Wednesday, March 30, 2016

Chilling in Iceland (Part 1): Eating Our Way through Reykjavik

We just got back from Iceland and I really don't want blogging this trip to fall through the cracks (like Japan and Taiwan, sadly!), so here is one post to kick off a series!  Seven days was a good amount of time to thoroughly explore the southern coast and a little bit of the Northwest in our trusty rental car.  Since we flew in on a redeye and landed at 8 in the morning, it was most ideal to "chill" (quit literally) in Reykjavik for that first day.  Our pilot had said that the winds were blowing at 45 mph - we believed him the minute we stepped outside.  The wind whipped our car rental papers out of Wes's pocket and my straw was almost instantly expelled from my drink.  It was hell trying to find our car in the car lot; we clicked the alarm button while frantically pacing the rows of cars while being sorely clobbered by the weather.  Thank goodness we decided to change into all of our winter clothes in the airport bathrooms first.

The drive to Reykjavik from Keflavik Airport was a wild ride - a great preview of what to expect from this untamed country.  Our tires gripped the road while snow and rain swirled in huge torrents all around us.  We had been making weekly trips to the mountains for snowboarding in December and January, and we totally froze or faces off in Mammoth, but we surely have never experienced wind this wicked (this is why people never use umbrellas in Iceland - they'd be blown straightaway)!  At least this was just the jolt that we needed; sensory input was at an all-time low over the past fourteen hours of travel.  No longer sleepy and sluggish, we were ready to explore the world's northernmost capital city!

Wednesday, March 9, 2016

Taiwan: The Good, The Gritty, and The Greasy

We came to Taiwan hungry, and left, still hungry.  While Taiwan is no more than a tiny scrap of land on the world atlas with mainly Chinese inhabitants, it overflows with culinary, topographical, and generational diversity that could take an eternity to explore.  It's gritty and it's lush, it's chaotic and it's pristine, it's bold and it's unassuming, all at the same time.  We were only there for four days, so we stuck to the northern area, visiting as many districts as we could - both metropolitan and rural.  The appeal of the busy night markets was irresistible, but so were the small winding mountainous roads that led off the beaten path.  We also were able to connect with family and enjoy a hearty, homecooked meal.  It had been ten years since I've returned, and this was Wes's first time.  Hopefully, it won't take another decade for us to come back.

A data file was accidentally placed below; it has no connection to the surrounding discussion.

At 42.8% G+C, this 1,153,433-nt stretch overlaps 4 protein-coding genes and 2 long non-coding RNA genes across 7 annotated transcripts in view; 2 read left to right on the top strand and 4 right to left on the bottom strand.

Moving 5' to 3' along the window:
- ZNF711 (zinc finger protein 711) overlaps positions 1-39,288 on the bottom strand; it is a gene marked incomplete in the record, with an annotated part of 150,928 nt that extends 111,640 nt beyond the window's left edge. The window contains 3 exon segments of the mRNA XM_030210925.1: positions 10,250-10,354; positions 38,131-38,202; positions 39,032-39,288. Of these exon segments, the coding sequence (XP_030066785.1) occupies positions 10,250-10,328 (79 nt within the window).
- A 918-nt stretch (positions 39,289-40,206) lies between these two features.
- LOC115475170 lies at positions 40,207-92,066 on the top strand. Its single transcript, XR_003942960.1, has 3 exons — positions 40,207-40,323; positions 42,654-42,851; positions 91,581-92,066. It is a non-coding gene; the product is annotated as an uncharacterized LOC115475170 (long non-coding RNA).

Just wanted to take a moment to record our first memory together in my native land.  Twenty hours of travel took us to the sweaty tarmac of Taoyuan International Airport at 8:30 PM.  We got through customs and claimed our baggage through a whirlwind of colored Nikes and bobbling stuffed animals chained to backpacks, suitcases, and phone cases.  Then, it was time to figure out how to get to our hotel in Taipei.  I confidently walked up to customer service and asked in my somewhat Americanized accent how to get to our hotel.  This customer service man was very kind and assured us that he had a good way.  While Wes stood there helplessly (for once), the man made a phone call and then beckoned us to follow him.  We dragged our luggage behind us down an escalator and through more colored Nikes and were met by this middle-aged lady, who was wearing an outfit that would typically be associated with ill-suited hiking clothes in America.  She rapidly walked us out to a pick-up area and wordlessly ushered us into this black Mercedes, driven by a dude who talked and looked like he could have been one of my uncles.  Wes said later that he felt like we were part of some kind of spy movie, being handed off from agent to agent.  He was probably so confused... but honestly, so was I.  This was definitely the weirdest thing ever.  Then, our driver sped onto the freeway and after I had conversed with him for a while about Taiwan travel, he answered his cell phone and of course began to chat, holding the phone in one hand and the steering wheel in the other, zooming through about ten freeway exits.  We actually got to the hotel in one piece and ended up paying a fraction of what we thought this "luxurious" ride would cost.  Talk about our first culture shock!

Anyway, we were in for many more surprises.  Those wacky left turns in the taxis.  The lack of regard for pedestrians...until the last minute. Makeshift kitchens selling food anywhere, anytime.  All the shameless selfies we witnessed.  Swarms of motorcycles with entire families aboard.  The tinkling garbage truck song.  Men in business attire picking up daily cups of soy milk as Americans would at a Starbucks.  Starbucks being the hip hang-out spots for young people--not a single laptop in sight.  DIY hot pot stations at all of the 7-11's.  The four-story Din Tai Fung.  The twelve-story shopping mall.  A simple metal ladder that bridged two cliffs near the very top of an all-too-exhilarating hike.

Of course, we took thousands of pictures of everything (edibles and non-edibles alike), but here are just some of them.  I paired them to really bring out how dichotomous our experience was in this little big country.  At some point in time, we will get around to posting about each awesome day!